Your credit score is something that follows you around throughout your adult life, which is why there’s so much emphasis on establishing a good score earlier in life. While it does play a part in helping you get the home or auto loan you want, your score will also affect your ability to get into an apartment or get hired for a job. In fact, few things in life aren’t impacted by your credit score.
How Does Your Credit Score Affect Your Finances?
While it is true that a poor credit score can adversely affect your ability to get a loan, you may still qualify with some traditional lenders. When you do qualify, it becomes even more important to check the fine print for the loan. You’ll find that, while the bank is offering you a loan, they’re doing so at a significantly higher rate of interest. The higher interest rate is intended to compensate them for lending to a higher-risk borrower.
How Can You Build Credit?
If you haven’t established your credit profile or you’re recovering from bankruptcy, you may be wondering how you can earn a better score. You can take out a credit-builder loan or get a secured credit card. Both options are typically linked to a checking or savings account, allowing you to use the deposit as collateral. After a predetermined period of time, you can withdraw the money and qualify for traditional types of credit.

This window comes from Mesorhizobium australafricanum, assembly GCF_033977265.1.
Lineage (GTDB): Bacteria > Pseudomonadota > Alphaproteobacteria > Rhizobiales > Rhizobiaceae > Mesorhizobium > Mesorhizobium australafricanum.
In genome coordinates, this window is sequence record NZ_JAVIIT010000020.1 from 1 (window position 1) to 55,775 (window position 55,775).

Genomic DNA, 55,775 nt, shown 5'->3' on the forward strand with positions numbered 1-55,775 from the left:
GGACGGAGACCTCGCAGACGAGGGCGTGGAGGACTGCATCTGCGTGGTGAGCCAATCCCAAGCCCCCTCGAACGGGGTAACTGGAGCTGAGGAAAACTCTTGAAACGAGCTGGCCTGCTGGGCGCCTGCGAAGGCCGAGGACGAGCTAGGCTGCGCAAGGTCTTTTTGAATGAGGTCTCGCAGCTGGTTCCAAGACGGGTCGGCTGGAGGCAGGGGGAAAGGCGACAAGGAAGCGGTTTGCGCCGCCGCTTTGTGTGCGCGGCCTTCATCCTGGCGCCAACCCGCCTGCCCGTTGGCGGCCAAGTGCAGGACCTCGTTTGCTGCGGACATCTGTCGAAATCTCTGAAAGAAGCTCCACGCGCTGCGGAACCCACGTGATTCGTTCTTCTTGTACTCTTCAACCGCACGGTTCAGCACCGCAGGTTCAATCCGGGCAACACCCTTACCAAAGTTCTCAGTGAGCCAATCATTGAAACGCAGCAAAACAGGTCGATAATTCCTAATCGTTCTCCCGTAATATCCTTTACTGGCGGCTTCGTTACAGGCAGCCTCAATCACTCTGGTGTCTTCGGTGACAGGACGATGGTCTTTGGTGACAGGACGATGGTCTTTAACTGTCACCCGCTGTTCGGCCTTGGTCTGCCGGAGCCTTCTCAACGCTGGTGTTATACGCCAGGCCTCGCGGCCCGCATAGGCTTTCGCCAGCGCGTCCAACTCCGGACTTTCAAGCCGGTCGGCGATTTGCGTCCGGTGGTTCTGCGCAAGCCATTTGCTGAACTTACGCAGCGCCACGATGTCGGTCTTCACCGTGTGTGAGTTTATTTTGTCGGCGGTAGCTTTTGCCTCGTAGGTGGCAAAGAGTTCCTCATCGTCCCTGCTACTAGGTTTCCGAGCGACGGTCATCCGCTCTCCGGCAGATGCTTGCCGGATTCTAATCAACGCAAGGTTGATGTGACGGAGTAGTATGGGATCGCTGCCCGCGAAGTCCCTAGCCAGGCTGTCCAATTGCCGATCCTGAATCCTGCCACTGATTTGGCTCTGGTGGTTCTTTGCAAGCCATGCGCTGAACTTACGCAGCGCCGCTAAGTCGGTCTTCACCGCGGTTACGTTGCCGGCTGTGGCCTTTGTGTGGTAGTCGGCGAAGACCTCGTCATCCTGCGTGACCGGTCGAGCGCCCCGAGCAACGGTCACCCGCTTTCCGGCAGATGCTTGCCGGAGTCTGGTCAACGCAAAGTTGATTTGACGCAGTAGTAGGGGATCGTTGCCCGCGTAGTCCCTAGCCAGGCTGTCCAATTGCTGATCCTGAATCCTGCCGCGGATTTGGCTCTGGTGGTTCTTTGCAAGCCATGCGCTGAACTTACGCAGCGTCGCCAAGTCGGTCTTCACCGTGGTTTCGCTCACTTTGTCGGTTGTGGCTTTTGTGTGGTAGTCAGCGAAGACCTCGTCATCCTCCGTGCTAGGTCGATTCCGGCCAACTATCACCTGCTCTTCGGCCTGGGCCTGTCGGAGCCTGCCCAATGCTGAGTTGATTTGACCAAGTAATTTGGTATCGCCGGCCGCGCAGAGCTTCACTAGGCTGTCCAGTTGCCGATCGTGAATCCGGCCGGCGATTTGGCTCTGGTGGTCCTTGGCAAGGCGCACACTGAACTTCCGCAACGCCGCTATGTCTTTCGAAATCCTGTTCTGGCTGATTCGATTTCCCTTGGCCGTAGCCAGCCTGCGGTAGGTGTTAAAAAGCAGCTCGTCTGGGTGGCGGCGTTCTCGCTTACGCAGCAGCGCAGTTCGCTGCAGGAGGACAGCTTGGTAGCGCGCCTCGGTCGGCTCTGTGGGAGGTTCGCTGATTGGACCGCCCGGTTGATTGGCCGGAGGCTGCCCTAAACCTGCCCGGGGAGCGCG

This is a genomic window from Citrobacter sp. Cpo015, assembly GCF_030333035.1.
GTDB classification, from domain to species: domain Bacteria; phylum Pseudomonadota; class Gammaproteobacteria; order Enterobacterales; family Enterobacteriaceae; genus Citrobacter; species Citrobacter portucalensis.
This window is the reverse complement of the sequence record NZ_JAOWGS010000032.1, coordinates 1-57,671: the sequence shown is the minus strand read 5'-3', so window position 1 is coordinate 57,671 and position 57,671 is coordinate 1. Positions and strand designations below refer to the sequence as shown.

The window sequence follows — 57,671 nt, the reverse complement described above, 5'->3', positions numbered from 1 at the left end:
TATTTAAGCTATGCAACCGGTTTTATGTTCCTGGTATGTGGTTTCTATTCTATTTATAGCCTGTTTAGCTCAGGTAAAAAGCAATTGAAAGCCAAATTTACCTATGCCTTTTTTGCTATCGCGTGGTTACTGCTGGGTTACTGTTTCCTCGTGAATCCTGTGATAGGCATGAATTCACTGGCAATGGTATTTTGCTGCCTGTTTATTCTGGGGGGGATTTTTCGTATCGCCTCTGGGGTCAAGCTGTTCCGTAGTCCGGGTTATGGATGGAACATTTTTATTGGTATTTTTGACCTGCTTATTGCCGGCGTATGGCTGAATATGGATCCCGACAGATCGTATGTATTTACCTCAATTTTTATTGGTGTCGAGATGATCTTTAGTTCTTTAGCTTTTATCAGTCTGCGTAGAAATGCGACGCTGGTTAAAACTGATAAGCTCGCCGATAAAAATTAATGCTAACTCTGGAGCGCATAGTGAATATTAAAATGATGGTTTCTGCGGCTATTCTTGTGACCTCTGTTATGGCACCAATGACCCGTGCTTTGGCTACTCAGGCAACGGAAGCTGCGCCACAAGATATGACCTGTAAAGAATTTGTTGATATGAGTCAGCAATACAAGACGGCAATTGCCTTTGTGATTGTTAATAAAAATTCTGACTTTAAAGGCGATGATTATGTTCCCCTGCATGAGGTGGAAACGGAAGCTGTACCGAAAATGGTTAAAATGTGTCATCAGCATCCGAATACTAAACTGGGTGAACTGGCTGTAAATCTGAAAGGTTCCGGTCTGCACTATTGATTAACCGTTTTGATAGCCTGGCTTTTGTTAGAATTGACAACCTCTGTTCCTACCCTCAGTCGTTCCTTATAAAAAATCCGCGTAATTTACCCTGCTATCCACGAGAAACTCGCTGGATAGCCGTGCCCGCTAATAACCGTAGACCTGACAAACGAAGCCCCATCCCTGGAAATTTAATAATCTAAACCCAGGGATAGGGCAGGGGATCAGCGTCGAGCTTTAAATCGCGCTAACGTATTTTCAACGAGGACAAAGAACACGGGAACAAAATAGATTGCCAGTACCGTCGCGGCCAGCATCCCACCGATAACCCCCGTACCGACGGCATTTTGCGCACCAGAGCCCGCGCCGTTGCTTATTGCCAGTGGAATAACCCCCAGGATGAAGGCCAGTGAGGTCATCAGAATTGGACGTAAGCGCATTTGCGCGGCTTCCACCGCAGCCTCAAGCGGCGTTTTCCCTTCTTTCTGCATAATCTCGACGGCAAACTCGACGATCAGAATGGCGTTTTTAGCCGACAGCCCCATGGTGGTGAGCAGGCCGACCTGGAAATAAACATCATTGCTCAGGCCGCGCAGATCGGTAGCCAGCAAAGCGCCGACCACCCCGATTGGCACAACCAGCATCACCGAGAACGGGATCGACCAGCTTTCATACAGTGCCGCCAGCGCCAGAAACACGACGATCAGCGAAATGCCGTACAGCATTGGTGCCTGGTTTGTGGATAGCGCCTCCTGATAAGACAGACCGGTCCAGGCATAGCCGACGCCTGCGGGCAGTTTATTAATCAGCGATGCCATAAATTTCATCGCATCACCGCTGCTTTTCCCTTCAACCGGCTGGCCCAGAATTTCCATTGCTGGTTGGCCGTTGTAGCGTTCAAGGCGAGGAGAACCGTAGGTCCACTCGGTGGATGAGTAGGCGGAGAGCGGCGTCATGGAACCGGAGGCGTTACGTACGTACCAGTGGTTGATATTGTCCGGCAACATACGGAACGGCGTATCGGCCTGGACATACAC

How Can You Maintain a Good Score?
Once you have established good credit, the trick is to maintain it over a long period of time. This can be done by making sure all of your monthly payments, including utility bills, are always submitted on time. Additionally, you should keep your debt to credit ratio low. This simply means making sure your available credit is higher than the amount that you have charged. If you have three credit cards with a total of $1,500 of available credit, you should never have more than $750 charged to those cards.
The greatest value of a credit score of 700 and up is in the money it will save you. Since you’ll qualify for lower insurance rates, better interest rates, and other money-saving opportunities, you’ll have more disposable cash. This means you’ll have more resources to finance your vacations, home improvement projects, and your retirement.